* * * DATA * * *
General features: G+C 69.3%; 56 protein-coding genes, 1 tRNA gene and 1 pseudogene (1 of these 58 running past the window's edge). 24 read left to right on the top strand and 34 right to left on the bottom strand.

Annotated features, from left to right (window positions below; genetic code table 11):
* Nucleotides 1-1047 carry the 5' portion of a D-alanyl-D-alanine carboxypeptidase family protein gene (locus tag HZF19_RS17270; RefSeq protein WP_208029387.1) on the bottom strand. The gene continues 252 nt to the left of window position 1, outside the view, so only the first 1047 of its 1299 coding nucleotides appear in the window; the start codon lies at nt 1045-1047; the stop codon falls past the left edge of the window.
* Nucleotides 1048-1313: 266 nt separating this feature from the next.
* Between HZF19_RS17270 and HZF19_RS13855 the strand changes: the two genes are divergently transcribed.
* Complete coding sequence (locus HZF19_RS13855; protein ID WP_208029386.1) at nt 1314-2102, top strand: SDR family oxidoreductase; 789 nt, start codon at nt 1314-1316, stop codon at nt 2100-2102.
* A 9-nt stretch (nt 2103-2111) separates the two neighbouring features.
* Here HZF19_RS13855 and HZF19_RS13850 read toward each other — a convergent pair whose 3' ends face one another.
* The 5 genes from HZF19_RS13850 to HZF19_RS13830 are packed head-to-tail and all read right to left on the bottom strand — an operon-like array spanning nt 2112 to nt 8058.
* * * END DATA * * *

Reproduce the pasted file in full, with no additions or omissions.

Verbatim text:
General features: G+C 69.3%; 56 protein-coding genes, 1 tRNA gene and 1 pseudogene (1 of these 58 running past the window's edge). 24 read left to right on the top strand and 34 right to left on the bottom strand.

Annotated features, from left to right (window positions below; genetic code table 11):
* Nucleotides 1-1047 carry the 5' portion of a D-alanyl-D-alanine carboxypeptidase family protein gene (locus tag HZF19_RS17270; RefSeq protein WP_208029387.1) on the bottom strand. The gene continues 252 nt to the left of window position 1, outside the view, so only the first 1047 of its 1299 coding nucleotides appear in the window; the start codon lies at nt 1045-1047; the stop codon falls past the left edge of the window.
* Nucleotides 1048-1313: 266 nt separating this feature from the next.
* Between HZF19_RS17270 and HZF19_RS13855 the strand changes: the two genes are divergently transcribed.
* Complete coding sequence (locus HZF19_RS13855; protein ID WP_208029386.1) at nt 1314-2102, top strand: SDR family oxidoreductase; 789 nt, start codon at nt 1314-1316, stop codon at nt 2100-2102.
* A 9-nt stretch (nt 2103-2111) separates the two neighbouring features.
* Here HZF19_RS13855 and HZF19_RS13850 read toward each other — a convergent pair whose 3' ends face one another.
* The 5 genes from HZF19_RS13850 to HZF19_RS13830 are packed head-to-tail and all read right to left on the bottom strand — an operon-like array spanning nt 2112 to nt 8058.